Yeast mimics severity of mutations leading to fatal childhood illness

Dec 22, 2008

Scientists report that human gene mutations expressed in yeast cells can predict the severity of Batten Disease, a fatal nervous system disorder that begins during childhood. The new study published in Disease Models & Mechanisms (DMM), dmm.biologists.org, describes how the extent of changes in mutated cells paralleled the severity of symptoms seen in humans.

The initial, milder symptoms of Batten disease appear in children between ages 4 and 7. Children with this disorder (also known as juvenile neuronal ceroid lipfuscinosis, or JNCL) suffer vision loss and exhibit learning difficulties and behavioral changes. This is eventually followed by the appearance of seizures, and a devastating, progressive loss of mental and physical function, eventually leading to death before young adulthood.

Mutations in the gene CLN3 cause Batten Disease, but scientists do not fully understand the role of CLN3 in cell function. Thus, in order to learn more about this gene, researchers at the University College London created a variety of mutations based on CLN3 gene defects identified in Batten disease patients. They studied the effects of these mutations in a fission yeast protein highly similar to CLN3. The research team found that human mutations that caused a severe Batten disease progression likewise caused severe cell abnormalities in the yeast. Likewise, mutations found in mild cases of Batten disease resulted in less severe yeast cell changes.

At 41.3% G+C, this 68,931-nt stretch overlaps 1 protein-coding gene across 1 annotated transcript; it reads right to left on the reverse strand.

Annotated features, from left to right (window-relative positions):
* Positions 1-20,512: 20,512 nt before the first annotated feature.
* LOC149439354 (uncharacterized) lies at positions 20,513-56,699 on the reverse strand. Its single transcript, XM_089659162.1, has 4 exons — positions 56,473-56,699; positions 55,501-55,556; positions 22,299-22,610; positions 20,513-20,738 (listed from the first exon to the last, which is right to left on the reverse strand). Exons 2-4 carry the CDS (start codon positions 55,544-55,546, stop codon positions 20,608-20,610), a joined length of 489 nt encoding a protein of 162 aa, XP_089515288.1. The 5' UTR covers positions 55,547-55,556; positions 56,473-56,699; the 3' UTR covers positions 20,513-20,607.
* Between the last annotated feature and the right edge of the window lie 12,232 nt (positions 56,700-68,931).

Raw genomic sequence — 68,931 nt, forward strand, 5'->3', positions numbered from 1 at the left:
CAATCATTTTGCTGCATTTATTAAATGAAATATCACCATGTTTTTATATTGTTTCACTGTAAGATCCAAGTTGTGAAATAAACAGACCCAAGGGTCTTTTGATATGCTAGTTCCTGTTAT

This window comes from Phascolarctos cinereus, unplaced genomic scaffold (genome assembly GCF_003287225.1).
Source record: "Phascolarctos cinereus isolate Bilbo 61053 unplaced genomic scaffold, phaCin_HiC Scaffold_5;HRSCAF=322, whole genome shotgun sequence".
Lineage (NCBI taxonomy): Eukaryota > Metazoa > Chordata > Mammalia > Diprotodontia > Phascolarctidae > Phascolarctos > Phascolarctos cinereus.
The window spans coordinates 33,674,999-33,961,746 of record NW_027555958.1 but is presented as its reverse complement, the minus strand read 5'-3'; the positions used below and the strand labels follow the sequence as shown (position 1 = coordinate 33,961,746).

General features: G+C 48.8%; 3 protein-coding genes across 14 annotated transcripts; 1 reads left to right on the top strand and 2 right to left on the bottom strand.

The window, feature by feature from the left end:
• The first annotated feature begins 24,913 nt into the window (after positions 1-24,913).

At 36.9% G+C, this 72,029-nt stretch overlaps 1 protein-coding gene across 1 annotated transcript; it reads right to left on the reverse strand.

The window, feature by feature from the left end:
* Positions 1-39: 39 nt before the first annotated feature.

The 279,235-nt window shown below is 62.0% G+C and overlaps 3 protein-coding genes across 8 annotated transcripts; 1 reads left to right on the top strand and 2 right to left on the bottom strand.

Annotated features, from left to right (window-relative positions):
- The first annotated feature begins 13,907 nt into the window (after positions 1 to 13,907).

Not only does this study help researchers understand the mechanism underlying Batten disease, but this yeast model can also be used to investigate therapeutic compounds to treat Batten disease and related illnesses.

Source: The Company of Biologists

Explore further: Sheep flock to Eiffel Tower as French farmers cry wolf

add to favorites email to friend print save as pdf

Related Stories

Unraveling Batten disease

Nov 02, 2011

Waste management is a big issue anywhere, but at the cellular level it can be a matter of life and death. A Weizmann Institute study, published in the Journal of Cell Biology, has revealed what causes a molecular waste contai ...

Recommended for you

Genomes of malaria-carrying mosquitoes sequenced

5 hours ago

Nora Besansky, O'Hara Professor of Biological Sciences at the University of Notre Dame and a member of the University's Eck Institute for Global Health, has led an international team of scientists in sequencing ...

Bitter food but good medicine from cucumber genetics

5 hours ago

High-tech genomics and traditional Chinese medicine come together as researchers identify the genes responsible for the intense bitter taste of wild cucumbers. Taming this bitterness made cucumber, pumpkin ...

New button mushroom varieties need better protection

9 hours ago

A working group has recently been formed to work on a better protection of button mushroom varieties. It's activities are firstly directed to generate consensus among the spawn/breeding companies to consider ...

User comments : 0

Please sign in to add a comment. Registration is free, and takes less than a minute. Read more

Click here to reset your password.
Sign in to get notified via email when new comments are made.